The Golden Braid

The Golden Braid by Melanie Dickerson Read Free Book Online Page A

Book: The Golden Braid by Melanie Dickerson Read Free Book Online
Authors: Melanie Dickerson
    Unable to contain her curiosity, she asked, “Have you ever been in any battles or traveled to distant lands?”
    â€œI have participated in many mock battles, but never a real one. And yes, I have traveled to distant lands.”
    â€œAre the people very strange in other places? Do they have colored skin, and do they speak in strange tongues?”
    He smiled. It was brief and slight, but it was a smile. “I have only traveled around the Continent, and most of the people speak French, which I have learned. The people have fair skin, like ours. But I have met some Saracens who have very dark skin.”
    â€œForgive my questions. My mother says a curious man is a dangerous man.”
    â€œI’m sure your mother is right, in some cases. But I have always thought a curious man was a knowledgeable man.”
    Those in the villages where she had lived had sometimes laughed at her curiosity and desire to learn. Perhaps it was not something to be ashamed of at all.
    â€œHow exciting to know another language besides German. Is French very difficult to learn?”
    â€œNot so difficult, if you are forced to speak it in order to communicate with people.”
    The breath stilled in her throat. “Do you know how to read and write? In German?”
    â€œI do.”
    Her heart beat faster. Did she dare ask him to teach her? Could she be so bold?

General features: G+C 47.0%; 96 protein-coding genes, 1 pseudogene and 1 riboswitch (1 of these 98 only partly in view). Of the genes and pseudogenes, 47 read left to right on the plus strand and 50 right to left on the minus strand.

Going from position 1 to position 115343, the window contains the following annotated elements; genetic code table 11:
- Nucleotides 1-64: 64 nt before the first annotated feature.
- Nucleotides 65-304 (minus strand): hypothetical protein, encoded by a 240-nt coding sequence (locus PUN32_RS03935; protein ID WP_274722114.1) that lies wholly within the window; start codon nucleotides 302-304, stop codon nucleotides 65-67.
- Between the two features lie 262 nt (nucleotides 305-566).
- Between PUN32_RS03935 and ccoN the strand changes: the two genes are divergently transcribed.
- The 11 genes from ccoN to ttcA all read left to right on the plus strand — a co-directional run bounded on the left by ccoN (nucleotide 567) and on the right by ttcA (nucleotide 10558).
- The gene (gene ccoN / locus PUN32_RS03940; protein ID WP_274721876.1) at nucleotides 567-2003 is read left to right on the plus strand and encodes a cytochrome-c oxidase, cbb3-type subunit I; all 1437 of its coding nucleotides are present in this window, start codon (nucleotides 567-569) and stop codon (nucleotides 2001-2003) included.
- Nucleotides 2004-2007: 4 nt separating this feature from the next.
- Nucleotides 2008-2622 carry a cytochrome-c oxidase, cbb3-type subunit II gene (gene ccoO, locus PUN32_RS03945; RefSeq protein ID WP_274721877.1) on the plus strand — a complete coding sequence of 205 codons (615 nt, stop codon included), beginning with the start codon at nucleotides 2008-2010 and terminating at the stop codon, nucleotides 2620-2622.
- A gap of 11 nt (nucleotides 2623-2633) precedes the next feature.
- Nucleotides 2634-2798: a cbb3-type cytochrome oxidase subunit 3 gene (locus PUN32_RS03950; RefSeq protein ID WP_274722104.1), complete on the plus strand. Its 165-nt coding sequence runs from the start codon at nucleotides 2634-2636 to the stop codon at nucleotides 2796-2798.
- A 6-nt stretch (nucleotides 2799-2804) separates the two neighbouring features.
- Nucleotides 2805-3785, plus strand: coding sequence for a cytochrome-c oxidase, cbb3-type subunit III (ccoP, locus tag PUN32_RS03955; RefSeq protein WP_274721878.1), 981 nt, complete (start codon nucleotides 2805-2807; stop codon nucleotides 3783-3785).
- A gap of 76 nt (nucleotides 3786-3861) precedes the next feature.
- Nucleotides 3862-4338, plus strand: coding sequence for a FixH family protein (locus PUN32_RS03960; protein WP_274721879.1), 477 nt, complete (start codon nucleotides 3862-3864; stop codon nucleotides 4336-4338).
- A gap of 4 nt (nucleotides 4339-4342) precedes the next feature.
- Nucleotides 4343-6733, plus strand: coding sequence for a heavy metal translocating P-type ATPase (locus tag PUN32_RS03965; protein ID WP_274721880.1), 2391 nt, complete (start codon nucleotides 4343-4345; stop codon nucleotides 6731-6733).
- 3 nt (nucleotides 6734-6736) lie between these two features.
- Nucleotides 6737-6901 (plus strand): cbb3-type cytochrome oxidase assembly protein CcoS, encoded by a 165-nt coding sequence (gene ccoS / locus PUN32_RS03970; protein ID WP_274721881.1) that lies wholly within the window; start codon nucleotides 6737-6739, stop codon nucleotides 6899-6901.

Her mother’s sharp eyes were on them. She would get a thorough scolding when the knight was gone. Asking him to teach her to read would anger her mother even more. Mother would surely prevent his teaching her anything. How could she ever spend time learning from him without Mother knowing about it? No, she had better wait and find someone else in Hagenheim to teach her.
    For the moment, she was enjoying just looking at his face. With his handsome features, his sword, and his finely stitched clothing, he was like an exotic creature. If he told her he was a prince from a foreign kingdom, she would have believed him.
    Finally, she broke the silence by asking, “Do you know how to read in any other languages besides German?”
    â€œI read and write in German, French, English, and Latin.”
    â€œTruly?” She suddenly was painfully aware of her own ignorance. What must it be like to have such learning? She must seem like the most ignorant peasant to him. He was the son of some nobleman, a baron or earl or duke, and only his code of chivalry and courtesy as a knight in the service of the noble Duke of Hagenheim could have induced him to stoop to help her and her mother, to travel and protect them from harm.
    But she had saved his life. Perhaps he would be grateful enough to teach her a bit about languages and reading. Now that he would be laid up in bed for six weeks with a broken leg . . . Gratitude and idleness could be the perfect combination.
    Her heart beat wildly at the thought of getting what she had wanted for so long. Her greatest hope and wish was to learn to read so she would no longer feel like an ignorant peasant. Would he agree to teach her?
    Sir Gerek was staring. She probably looked strange as she shifted from shame at her own ignorance to great joy.
    He said softly, “What was that song you were singing last night?”
    â€œSinging? Perhaps it was someone on the road.” She turned away so he couldn’t read her face.
    â€œNo, it was not.” He sounded irritable. “Do not lie. It was you.”
    Rapunzel took a deep breath and huffed it out. “Is it unlawful to sing?”
    â€œOf course not.”
    â€œIf you must know, I always sing at night for my mother. But she doesn’t like for me to sing in front of other people.” She lowered her voice to make sure her mother couldn’t hear her.
    â€œWhat was the song? I’ve never heard it before.”
    â€œIt is my own song.” Rapunzel felt her face growing warm again. Her mother had made her keep her singing and

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